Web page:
In the event, Castro did not need a bogeyman to suppress his people. In this enterprise of evil, he was expert. In the 1990s, I became friendly with a Cuban dissident who had come to the States for surgery and needed a place to recuperate. I had an extra bedroom. While he was here, there was a roundup of dissidents on the island. My friend's family was not arrested, and I expressed relief at that fact. My friend explained that it was really just as bad not being arrested because the families of those arrested would look at those who were not with suspicion, wondering if they had evaded arrest by collaborating with the regime. This, I understood, was the horror of totalitarianism, not just the real blood on its hands, but its ability to reach into families and friendships and disrupt them to sow distrust in intimate circles, to destabilize the most basic bonds of fraternity as a means of maintaining power and control.
Castro and his revolution achieved many things for the Cuban people, but who is to say that those things would not have been accomplished without the repression? The Cuban people are entrepreneurial, passionate; they highly value education. Might not they have achieved those things under a regime characterized by social democratic norms? Certainly, the tyranny that preceded Castro would not have achieved much for the Cuban people, but were these the only options, Castro or Batista? Under both men's rule, yes, those were the only options. That is what made them dictators.
The fact that Castro was a dictator who practiced great evil, however, should never have meant that the U.S. would have nothing to do with him. Others disagree. "As Fidel Castro's body is being prepared for cremation and a state funeral, thousands of Cuban people of faith and democracy activists are being detained and arrested in record numbers by the Cuban secret police," Kristina Arriaga, executive director of the Becket Fund for Religious Liberty, told me this weekend. "His death marks the end of an era but his repressive regime lives on. It's time for the world — and particularly the U.S. — to stand with the Cuban people and not, as it has most recently done, with the Castro regime." Arriaga's passion for freedom was born from freedom's lack, and it is impossible not to admire her for it. And I would agree that the Obama administration should have demanded the release of more political prisoners on the island and more freedoms for the Cuban people as the price of our official recognition. But the diplomatic stalemate was, well, stale; it wasn't working. No one should fault Obama for trying.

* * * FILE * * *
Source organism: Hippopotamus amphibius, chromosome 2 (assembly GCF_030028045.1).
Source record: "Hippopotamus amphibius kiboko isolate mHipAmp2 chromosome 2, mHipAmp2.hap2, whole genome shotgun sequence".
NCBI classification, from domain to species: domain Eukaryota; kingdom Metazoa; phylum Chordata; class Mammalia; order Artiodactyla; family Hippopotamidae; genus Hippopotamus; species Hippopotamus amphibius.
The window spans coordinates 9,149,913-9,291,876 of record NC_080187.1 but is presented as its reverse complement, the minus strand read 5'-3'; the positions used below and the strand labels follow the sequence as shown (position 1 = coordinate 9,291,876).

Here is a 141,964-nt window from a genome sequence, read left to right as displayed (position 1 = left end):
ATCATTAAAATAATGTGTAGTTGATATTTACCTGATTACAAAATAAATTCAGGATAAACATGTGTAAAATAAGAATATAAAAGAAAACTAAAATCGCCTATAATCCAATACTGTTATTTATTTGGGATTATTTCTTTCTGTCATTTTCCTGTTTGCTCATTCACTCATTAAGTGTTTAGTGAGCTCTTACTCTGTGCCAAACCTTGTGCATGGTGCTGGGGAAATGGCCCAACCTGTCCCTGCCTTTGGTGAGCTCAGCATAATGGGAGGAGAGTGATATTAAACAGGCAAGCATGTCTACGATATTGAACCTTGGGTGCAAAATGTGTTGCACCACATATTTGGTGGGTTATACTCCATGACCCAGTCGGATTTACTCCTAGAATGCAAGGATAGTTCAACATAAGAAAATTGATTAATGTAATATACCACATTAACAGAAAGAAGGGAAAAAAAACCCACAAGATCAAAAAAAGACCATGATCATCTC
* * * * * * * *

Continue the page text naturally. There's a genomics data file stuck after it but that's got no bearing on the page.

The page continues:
Nor did Castro's ruinous human rights record mean that the church should have spurned a relationship, however fraught and limited, with the bad man. Apart from the improvements in the situation of the church, geopolitics is usually, not always, better served by making common cause where possible. The U.S. once counted Joseph Stalin as an ally, and his crimes were of a different order of both magnitude and cruelty from those of Castro. The church not only hoped for more space in civic society to pursue her mission here and now, but also to serve as a bridge to a better future. Some of my Cuban friends were angry that the church engaged Castro, but their anger was misplaced. The line between co-existence and complicity is sometimes as narrow as the streets of Old Havana, but it is a definable line, one to be walked with care and caution, but to be walked nonetheless in times of duress.
"When I visit churches now in Cuba they are filled to capacity, especially with many youth!" writes Archbishop Gonzalez. As the regime loses its iconic founder, the church will be a source of stability and hope, a prod for further reform and a champion of the common good. It is in the pews of the churches of Cuba that a more hopeful future may be born.
[Michael Sean Winters is NCR Washington columnist and a visiting fellow at Catholic University's Institute for Policy Research and Catholic Studies.]